Bridges From Borders features local restaurant during The Anne Frank Project presentation

Angela Caico, Staff Writer

The owners of Elmwood eatery Taste of Siam were featured in a first-ever immigration story-telling project for Bridges From Borders, as part of The Anne Frank Project on Thursday at SUNY Buffalo State College.

Bridges From Borders is a non-profit organization that provides advocacy, education and counseling services to help with cultural transitions for refugees, immigrants, international students and overseas employees.

Taste of Siam co-owners and siblings Mimi and Bobby Sysomboune were the subjects of #MyStory, one of the winning ideas of a contest sponsored by Bridges From Borders’ 2020 Mental Health Ambassadors Program. It is a narrative and photography project that aims to encourage unity through the telling of personal immigration stories.

A presentation was organized by high school students Sunya Afrasiabi, Shir Paz and Venera Kalinina, their mentor Vithaya Kanhalangsy, UB student Shiyue Cui and an exhibit by photographer Michael Mandolfo.

Mimi Sysomboune told the story of how she and her brother were brought to the US as refugees when they were toddlers.

Although they arrived as permanent residents with their parents through a sponsorship, they were originally separated from the rest of their family at a refugee camp.

“Our sponsor found the rest of our family and helped bring us to them. We were able to find our whole family,” she said.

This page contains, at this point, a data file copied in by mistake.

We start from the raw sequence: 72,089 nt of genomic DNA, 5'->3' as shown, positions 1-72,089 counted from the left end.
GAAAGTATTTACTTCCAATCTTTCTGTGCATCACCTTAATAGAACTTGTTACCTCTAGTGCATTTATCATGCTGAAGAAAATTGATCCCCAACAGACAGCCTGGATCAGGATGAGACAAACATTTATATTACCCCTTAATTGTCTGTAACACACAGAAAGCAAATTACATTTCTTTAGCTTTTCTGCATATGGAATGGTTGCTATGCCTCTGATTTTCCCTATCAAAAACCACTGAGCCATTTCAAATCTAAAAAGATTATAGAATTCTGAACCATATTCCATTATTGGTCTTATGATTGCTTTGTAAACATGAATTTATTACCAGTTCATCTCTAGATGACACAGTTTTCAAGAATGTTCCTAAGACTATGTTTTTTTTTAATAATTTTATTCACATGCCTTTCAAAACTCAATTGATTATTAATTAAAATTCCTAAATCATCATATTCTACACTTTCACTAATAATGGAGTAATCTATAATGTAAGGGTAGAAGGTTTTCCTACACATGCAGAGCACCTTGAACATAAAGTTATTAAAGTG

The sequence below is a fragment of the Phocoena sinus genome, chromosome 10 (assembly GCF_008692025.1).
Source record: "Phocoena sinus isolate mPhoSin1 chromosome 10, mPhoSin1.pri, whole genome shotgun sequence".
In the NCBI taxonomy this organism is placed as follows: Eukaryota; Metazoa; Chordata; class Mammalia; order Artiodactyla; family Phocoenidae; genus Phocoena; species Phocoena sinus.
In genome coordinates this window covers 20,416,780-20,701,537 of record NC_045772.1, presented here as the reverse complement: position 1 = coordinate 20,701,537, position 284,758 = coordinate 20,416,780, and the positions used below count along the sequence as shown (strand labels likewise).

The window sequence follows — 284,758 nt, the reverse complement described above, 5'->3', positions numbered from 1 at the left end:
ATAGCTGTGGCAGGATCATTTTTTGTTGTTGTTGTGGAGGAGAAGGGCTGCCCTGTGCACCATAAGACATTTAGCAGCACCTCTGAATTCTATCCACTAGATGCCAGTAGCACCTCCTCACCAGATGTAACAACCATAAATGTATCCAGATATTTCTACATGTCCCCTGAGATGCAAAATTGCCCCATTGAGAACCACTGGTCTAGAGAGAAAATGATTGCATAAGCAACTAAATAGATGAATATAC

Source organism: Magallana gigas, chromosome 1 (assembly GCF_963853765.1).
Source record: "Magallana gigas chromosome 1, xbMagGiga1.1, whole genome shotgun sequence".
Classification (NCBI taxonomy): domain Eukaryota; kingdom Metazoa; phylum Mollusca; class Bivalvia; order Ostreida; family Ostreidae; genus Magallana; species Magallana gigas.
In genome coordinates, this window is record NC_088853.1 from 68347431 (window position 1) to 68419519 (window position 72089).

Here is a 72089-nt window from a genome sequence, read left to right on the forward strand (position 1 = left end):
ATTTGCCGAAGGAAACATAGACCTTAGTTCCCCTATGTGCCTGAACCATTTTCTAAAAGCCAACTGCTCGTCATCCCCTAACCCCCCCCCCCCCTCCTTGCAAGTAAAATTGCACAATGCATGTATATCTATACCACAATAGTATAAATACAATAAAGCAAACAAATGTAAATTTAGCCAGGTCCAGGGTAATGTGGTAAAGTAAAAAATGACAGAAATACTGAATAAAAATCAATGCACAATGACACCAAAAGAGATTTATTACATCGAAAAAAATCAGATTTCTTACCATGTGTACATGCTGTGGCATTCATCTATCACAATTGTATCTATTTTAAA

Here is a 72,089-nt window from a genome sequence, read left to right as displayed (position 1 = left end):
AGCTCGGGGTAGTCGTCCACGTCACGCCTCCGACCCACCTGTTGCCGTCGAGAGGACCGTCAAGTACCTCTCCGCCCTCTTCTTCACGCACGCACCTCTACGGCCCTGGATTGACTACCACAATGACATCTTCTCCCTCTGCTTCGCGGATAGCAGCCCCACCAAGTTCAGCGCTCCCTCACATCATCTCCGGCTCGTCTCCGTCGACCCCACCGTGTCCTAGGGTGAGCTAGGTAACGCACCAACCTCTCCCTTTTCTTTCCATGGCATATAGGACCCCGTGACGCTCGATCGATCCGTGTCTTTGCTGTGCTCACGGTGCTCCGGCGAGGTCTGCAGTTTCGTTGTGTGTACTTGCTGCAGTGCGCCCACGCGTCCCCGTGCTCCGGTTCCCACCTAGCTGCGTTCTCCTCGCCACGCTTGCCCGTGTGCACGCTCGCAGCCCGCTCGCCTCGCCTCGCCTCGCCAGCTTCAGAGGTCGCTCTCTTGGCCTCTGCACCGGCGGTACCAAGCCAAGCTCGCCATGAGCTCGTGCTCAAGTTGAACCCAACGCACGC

She recalled being taken from the camp for an hour each day to a class called ESL to learn how to speak and write English. She credits their present-day success in the restaurant business to her father’s culinary talents, and recipes handed down in their family from eight generations. They even brought a tasting-size portion of their vegan pad thai for guests attending the event.

“We were very fortunate that our father knew how to cook,” she said. “That’s what made us successful.”

Angela Caico

#MyStory aims to connect younger generation immigrants with senior immigrants by allowing students to conduct the interviews for the stories. One of the reasons people immigrate, Sunya says, is the hope for a better life.

“What does a better life entail? Does it include extreme poverty, discrimination, mental and physical health issues – I don’t think so,” she said. “But somehow that seems to be the reality for immigrants.”

Shir, the second student to present, says her family was fortunate that her father was able to find a job and a place for them to live right away, but the citizenship process is lengthy and invasive for all immigrants.

“Immigrants are asked things like, ‘was anyone drunk at your wedding reception, what do you and your spouse argue about,’ and even, ‘where do you keep spare toilet paper,’” she said to the audience. “Now which of these would make you uncomfortable to answer?”

Bridges From Borders plans to continue and grow the #MyStory project in the upcoming year.

“Now more than ever, people need to be united,” said Yan Liu, Bridges From Borders founder and president. “We have only one story for now, but we will have another ten stories in the new school year.”

@michaelmandolfophotography From left: Mimi Sysomboune-Robinson, Vithaya Kanhalangsy, Bobby Sysomboune, Sunya Afrasiabi, Yan Liu, Shir Paz, Shiyue Cui (Michael Mandolfo)